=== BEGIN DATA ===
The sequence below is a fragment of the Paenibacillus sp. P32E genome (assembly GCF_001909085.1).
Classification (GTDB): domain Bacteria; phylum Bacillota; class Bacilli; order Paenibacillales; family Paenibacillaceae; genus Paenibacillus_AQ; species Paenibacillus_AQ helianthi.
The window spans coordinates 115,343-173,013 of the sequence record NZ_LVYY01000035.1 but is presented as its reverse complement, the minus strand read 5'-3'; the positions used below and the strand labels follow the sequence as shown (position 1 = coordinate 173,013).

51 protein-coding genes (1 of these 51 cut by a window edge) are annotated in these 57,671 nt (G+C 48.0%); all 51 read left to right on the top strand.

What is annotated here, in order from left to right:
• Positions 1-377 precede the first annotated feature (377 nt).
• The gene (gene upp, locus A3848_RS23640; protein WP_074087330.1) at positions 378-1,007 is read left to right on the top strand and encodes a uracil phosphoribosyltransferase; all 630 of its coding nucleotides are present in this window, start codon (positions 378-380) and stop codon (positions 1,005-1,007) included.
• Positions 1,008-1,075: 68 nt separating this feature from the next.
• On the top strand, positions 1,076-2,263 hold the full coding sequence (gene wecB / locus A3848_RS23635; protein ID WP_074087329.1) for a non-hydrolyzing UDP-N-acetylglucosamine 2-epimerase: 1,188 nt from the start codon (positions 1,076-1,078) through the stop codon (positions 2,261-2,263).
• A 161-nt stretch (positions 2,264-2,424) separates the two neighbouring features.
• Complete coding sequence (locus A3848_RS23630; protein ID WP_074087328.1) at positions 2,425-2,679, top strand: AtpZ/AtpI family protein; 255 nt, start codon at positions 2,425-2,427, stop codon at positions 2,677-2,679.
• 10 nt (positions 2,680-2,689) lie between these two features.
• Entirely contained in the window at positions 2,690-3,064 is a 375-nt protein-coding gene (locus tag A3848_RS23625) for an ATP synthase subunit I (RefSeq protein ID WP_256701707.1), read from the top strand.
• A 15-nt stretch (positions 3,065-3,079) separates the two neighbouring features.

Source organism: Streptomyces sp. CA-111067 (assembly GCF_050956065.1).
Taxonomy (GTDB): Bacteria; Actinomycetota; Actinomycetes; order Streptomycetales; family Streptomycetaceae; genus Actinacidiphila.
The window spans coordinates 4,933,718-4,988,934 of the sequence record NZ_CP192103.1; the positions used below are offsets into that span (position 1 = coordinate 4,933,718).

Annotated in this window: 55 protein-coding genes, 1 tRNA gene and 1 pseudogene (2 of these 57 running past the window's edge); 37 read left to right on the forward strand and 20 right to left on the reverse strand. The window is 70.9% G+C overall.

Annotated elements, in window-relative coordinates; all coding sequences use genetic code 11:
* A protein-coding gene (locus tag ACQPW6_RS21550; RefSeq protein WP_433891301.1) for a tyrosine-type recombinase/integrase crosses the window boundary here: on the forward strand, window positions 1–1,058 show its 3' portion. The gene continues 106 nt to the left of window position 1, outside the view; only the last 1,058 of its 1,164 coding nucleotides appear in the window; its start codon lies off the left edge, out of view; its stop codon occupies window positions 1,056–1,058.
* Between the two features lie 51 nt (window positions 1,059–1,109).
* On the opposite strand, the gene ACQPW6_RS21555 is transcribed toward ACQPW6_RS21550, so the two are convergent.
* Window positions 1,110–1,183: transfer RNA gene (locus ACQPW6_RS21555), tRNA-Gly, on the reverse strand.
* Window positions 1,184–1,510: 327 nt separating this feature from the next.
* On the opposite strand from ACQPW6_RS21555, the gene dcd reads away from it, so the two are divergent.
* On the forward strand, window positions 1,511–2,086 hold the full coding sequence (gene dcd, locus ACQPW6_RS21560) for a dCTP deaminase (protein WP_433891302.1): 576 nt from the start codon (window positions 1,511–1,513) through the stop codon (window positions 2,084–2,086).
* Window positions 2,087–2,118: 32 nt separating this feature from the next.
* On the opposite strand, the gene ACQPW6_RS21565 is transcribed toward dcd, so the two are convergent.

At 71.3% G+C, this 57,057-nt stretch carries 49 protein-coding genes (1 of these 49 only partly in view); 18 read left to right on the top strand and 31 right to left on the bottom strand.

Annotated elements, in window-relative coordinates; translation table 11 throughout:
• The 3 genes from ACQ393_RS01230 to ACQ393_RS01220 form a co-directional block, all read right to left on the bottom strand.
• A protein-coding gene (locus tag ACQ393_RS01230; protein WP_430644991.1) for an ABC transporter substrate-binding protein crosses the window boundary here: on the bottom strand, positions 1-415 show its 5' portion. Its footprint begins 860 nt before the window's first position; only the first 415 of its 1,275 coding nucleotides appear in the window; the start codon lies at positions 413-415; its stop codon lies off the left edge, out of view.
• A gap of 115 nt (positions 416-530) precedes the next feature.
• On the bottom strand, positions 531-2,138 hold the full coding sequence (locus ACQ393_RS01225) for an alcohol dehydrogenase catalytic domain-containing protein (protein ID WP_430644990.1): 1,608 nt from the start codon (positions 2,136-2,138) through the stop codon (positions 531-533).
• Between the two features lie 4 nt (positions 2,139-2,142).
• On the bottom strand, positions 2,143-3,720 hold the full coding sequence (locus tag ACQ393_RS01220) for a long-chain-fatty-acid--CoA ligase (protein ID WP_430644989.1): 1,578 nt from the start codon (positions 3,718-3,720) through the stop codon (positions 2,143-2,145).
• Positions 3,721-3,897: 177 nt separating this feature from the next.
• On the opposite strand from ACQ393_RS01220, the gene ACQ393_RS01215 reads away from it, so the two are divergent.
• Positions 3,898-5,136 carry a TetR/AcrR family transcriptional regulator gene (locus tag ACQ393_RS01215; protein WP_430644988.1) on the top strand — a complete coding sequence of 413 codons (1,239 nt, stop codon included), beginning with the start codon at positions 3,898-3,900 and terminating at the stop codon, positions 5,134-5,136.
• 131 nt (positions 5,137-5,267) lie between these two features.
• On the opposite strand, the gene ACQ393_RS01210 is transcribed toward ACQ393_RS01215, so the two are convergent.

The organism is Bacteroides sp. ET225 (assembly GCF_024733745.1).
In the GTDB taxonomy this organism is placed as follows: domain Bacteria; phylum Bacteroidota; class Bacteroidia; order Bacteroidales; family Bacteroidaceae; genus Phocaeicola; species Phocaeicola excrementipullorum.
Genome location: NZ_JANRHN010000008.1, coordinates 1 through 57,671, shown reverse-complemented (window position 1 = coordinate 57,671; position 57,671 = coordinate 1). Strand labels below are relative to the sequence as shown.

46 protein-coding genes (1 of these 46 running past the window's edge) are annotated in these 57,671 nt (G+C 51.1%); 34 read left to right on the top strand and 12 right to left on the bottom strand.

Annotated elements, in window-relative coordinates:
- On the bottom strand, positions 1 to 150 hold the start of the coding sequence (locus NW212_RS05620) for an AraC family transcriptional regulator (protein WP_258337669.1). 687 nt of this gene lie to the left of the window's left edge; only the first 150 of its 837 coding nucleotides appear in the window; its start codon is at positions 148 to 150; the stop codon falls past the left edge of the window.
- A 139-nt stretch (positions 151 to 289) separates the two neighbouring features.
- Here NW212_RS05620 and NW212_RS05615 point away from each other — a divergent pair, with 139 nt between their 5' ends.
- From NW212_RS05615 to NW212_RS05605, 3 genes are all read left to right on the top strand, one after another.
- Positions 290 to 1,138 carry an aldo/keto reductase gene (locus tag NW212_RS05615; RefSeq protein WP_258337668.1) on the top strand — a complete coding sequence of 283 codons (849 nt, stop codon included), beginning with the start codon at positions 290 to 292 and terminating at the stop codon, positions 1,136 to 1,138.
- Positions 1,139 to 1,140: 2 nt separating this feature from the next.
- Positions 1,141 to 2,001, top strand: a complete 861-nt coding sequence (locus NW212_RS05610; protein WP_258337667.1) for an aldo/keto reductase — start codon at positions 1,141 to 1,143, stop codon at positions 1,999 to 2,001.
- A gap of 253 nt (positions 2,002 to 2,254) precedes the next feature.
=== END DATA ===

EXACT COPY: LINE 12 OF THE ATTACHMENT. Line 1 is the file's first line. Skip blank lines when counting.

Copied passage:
• 10 nt (positions 2,680-2,689) lie between these two features.